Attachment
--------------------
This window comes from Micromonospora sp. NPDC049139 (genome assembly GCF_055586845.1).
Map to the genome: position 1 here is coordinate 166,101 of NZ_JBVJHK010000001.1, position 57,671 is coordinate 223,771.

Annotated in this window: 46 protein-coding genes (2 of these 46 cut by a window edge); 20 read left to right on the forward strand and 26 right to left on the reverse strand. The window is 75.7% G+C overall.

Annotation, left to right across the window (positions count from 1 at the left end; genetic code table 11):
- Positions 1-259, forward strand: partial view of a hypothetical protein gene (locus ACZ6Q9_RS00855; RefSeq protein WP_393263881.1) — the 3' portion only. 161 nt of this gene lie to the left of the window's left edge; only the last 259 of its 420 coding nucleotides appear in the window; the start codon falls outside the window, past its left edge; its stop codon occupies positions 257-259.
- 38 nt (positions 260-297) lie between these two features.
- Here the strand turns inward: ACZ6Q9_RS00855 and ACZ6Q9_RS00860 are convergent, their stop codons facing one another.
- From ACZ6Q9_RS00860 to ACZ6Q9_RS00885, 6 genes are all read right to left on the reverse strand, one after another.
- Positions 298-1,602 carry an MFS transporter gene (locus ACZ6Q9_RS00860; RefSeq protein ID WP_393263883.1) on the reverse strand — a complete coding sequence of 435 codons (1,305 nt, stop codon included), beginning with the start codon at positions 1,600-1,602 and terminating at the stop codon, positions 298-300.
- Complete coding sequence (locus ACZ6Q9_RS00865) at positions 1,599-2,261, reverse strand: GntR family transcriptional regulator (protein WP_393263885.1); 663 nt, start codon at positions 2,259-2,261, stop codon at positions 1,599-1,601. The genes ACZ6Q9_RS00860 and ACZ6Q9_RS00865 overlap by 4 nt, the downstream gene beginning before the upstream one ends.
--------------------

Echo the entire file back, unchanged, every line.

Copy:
This window comes from Micromonospora sp. NPDC049139 (genome assembly GCF_055586845.1).
Map to the genome: position 1 here is coordinate 166,101 of NZ_JBVJHK010000001.1, position 57,671 is coordinate 223,771.

Annotated in this window: 46 protein-coding genes (2 of these 46 cut by a window edge); 20 read left to right on the forward strand and 26 right to left on the reverse strand. The window is 75.7% G+C overall.

Annotation, left to right across the window (positions count from 1 at the left end; genetic code table 11):
- Positions 1-259, forward strand: partial view of a hypothetical protein gene (locus ACZ6Q9_RS00855; RefSeq protein WP_393263881.1) — the 3' portion only. 161 nt of this gene lie to the left of the window's left edge; only the last 259 of its 420 coding nucleotides appear in the window; the start codon falls outside the window, past its left edge; its stop codon occupies positions 257-259.
- 38 nt (positions 260-297) lie between these two features.
- Here the strand turns inward: ACZ6Q9_RS00855 and ACZ6Q9_RS00860 are convergent, their stop codons facing one another.
- From ACZ6Q9_RS00860 to ACZ6Q9_RS00885, 6 genes are all read right to left on the reverse strand, one after another.
- Positions 298-1,602 carry an MFS transporter gene (locus ACZ6Q9_RS00860; RefSeq protein ID WP_393263883.1) on the reverse strand — a complete coding sequence of 435 codons (1,305 nt, stop codon included), beginning with the start codon at positions 1,600-1,602 and terminating at the stop codon, positions 298-300.
- Complete coding sequence (locus ACZ6Q9_RS00865) at positions 1,599-2,261, reverse strand: GntR family transcriptional regulator (protein WP_393263885.1); 663 nt, start codon at positions 2,259-2,261, stop codon at positions 1,599-1,601. The genes ACZ6Q9_RS00860 and ACZ6Q9_RS00865 overlap by 4 nt, the downstream gene beginning before the upstream one ends.